The debate about antirape technologies provides a useful case study here. I offer two ways of reading feminist responses that are intended to provide an analytical scaffold that underscores how feminist and technological discourses conceptualize and articulate the relationship between sex, power, and technology. Specifically, my analysis of both readings aims to underline how each lens conceives the “feminist” and the “technology” of “feminist technology”: the cooptation reading accentuates how technologies of sexual governance control women’s bodies; the inclusion reading seeks an opportunity for feminist intervention in technology design. Both readings offer an important analytical framework, but I argue that they are inadequate because they are principally concerned with the “technology” of feminist technology and thus offer an inadequate critical inquiry of the co-constitutive nature of feminist technology.
Before I introduce the two readings, I should first clarify how I am using “feminist” and “feminism” as descriptors. For purposes of explicating the two readings, I use the term “feminist” politics and “feminism” to refer to various ideologies that share the core concern about how patriarchy, as a system of power, structures institutional, social, and intimate lives and that have a fundamental commitment to collective emancipation from patriarchy. This liberal use of “feminist” is intended to trace what kinds of ideas are put forward in service of feminist critique and world-making.
One way of reading feminist response to antirape technologies is through the cooptation paradigm, which sees such artifacts as emblematic of neoliberal cooptation of feminist ideals. The cooptation paradigm captures the sentiment that the “cottage industry” of antirape technologies reflects the commercial interests of technology makers (Chemaly 2014; Culp-Ressler 2014; Hess 2014) and their fervent belief that technology is a uniquely positioned to solve social ills, which Broussard terms “technochauvinism” (Broussard 2019). Antirape technologies thus emerge from gendered power relations of (male) inventors and (female) users, producers and consumers, saviors and victims, and reveal the makers’ troubling assumptions about sexual violence as a regrettable happenstance of not being vigilant enough. For example, sociologists Rees and White (2012) regard antirape devices as a vehicle of risk negotiation for women against the threat of rape. White and McMillan (2020) echo this point when they “suggest that as these technological responses are situated within, and highly compatible with, neoliberal culture and capitalism, they serve to further privatize and atomize the problem of sexual violence” (1136).
Reading these responses through the cooptation paradigm illuminates important assumptions about sexual politics and technology. In regarding technological instantiations of rape resistance as a regrettable example of neoliberal cooptation of feminism, the cooptation paradigm’s interlocutors imply that feminist interest in rape resistance is being disserved, if not tainted, by the commercial and saviorist motivations of technology makers. This criticism echoes feminist scholars’ critiques of the neoliberal state’s cooptation of feminist resistance against sexual violence (Bumiller 2008), which creates what Nancy Fraser (2013) terms “feminism’s uncanny double.” Following this, technology is a vehicle through which neoliberal and patriarchal systems exert control over women’s bodies and access to public spaces. The cooptation reading thus analyzes the relationship between feminism and technology as one in which the former is being misrepresented by the latter. While this reading is helpful in accentuating the gendered power relations embedded in antirape technologies, its analytical focus is on technology production as a manifestation of the cooptation of feminist sexual politics. In doing so, the cooptation paradigm does not adequately engage with how and why institutions and individuals do give purchase to antirape technologies, and the potentially emancipatory possibilities of technologies are largely overlooked.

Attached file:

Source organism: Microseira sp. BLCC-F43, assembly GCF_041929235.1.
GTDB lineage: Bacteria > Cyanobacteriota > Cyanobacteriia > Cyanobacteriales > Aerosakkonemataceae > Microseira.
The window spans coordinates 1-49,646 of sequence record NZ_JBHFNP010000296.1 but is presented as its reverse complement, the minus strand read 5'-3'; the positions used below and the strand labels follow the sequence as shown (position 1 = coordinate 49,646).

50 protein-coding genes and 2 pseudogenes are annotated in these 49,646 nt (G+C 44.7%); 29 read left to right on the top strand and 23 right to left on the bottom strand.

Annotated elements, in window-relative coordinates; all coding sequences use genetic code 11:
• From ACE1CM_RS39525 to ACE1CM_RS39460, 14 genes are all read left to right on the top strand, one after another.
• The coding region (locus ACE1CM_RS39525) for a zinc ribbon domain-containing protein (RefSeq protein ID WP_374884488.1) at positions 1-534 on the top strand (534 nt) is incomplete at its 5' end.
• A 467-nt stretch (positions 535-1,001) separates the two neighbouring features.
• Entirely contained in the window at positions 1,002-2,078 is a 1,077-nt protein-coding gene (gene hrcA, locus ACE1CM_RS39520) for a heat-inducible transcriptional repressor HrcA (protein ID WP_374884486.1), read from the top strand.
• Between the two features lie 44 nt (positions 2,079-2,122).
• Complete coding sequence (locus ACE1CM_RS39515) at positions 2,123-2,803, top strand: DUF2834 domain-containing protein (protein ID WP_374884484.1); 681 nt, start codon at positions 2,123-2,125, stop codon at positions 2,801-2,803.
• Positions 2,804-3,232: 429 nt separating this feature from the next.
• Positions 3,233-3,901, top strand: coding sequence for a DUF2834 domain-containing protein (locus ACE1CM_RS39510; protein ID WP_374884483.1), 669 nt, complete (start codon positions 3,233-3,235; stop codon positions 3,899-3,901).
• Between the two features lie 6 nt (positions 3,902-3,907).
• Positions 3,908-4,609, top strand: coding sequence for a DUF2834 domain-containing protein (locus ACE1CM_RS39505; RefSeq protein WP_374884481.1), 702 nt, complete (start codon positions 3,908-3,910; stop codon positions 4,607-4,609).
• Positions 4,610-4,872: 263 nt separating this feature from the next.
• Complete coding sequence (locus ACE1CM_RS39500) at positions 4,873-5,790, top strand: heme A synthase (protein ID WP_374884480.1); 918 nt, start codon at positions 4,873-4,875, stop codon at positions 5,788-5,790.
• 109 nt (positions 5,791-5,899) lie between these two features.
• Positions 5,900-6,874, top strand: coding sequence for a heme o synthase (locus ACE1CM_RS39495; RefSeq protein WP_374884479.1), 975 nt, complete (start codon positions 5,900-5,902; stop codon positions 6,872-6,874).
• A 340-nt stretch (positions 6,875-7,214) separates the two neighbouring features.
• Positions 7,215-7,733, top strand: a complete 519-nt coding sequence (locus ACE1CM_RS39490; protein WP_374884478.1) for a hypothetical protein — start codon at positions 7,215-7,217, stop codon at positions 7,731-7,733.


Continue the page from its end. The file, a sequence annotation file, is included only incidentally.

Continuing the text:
The second reading is the inclusion paradigm. This paradigm shares the cooptation paradigm’s diagnosis of antirape technologies as artifacts inculcated in power structures but locates its critique in technology design. The interlocutors of the inclusion reading center their analysis on diversifying and democratizing technology-making as an intervention against the shortcomings of antirape technologies.5 Antirape technologies may be “tone-deaf,” but they are an unsurprising outcome of institutions and people, processes, and artifacts structured by social relations of power. The problem site also becomes an intervention site: had more women and other marginalized subjects been involved in the design of these technologies, antirape technologies would not have been so flagrantly misguided. To the interlocutors of the inclusion paradigm, democratizing, empowering, and improving technology design do raise concerns about legitimating technosolutionism, but, as Lindtner, Bardzell, and Bardzell (2016) suggest, taking a “reflexive-interventionist approach” to challenging technology-making beyond solutionism may offer an opportunity for meaningful world-making. For example, human-computer interaction (HCI) research projects that examine survivors and other vulnerable users’ safety practices identify potential opportunities for practitioners to design for (Lindsay et al. 2013; Matthews et al. 2017). In their survey of antirape apps, communication scholars Bivens and Hasinoff (2017) conclude, “we are hopeful that evidence-based anti-rape apps might have the potential to genuinely help reduce sexual violence” (13). Beaton (2015) cautions that, while antirape technologies have the potential to map onto women’s existing safety practices, the process of making, especially under institutional pressure and commercial motives, may fail to “replicate” such safety practices.